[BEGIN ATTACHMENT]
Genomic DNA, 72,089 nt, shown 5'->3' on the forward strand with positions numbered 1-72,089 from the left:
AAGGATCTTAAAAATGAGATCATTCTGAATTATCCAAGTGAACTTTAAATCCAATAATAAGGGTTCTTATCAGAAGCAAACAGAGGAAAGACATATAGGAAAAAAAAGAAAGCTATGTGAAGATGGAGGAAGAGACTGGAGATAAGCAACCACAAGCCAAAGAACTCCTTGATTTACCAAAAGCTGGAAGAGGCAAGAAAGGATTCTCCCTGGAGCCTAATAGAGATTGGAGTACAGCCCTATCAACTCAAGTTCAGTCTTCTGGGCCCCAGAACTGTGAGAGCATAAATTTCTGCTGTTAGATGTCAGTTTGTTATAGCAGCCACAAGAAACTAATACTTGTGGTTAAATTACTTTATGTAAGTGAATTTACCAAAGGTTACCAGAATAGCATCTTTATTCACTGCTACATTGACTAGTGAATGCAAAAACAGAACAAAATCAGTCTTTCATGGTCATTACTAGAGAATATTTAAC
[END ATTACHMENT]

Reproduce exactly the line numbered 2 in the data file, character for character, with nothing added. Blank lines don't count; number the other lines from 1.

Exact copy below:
AAGGATCTTAAAAATGAGATCATTCTGAATTATCCAAGTGAACTTTAAATCCAATAATAAGGGTTCTTATCAGAAGCAAACAGAGGAAAGACATATAGGAAAAAAAAGAAAGCTATGTGAAGATGGAGGAAGAGACTGGAGATAAGCAACCACAAGCCAAAGAACTCCTTGATTTACCAAAAGCTGGAAGAGGCAAGAAAGGATTCTCCCTGGAGCCTAATAGAGATTGGAGTACAGCCCTATCAACTCAAGTTCAGTCTTCTGGGCCCCAGAACTGTGAGAGCATAAATTTCTGCTGTTAGATGTCAGTTTGTTATAGCAGCCACAAGAAACTAATACTTGTGGTTAAATTACTTTATGTAAGTGAATTTACCAAAGGTTACCAGAATAGCATCTTTATTCACTGCTACATTGACTAGTGAATGCAAAAACAGAACAAAATCAGTCTTTCATGGTCATTACTAGAGAATATTTAAC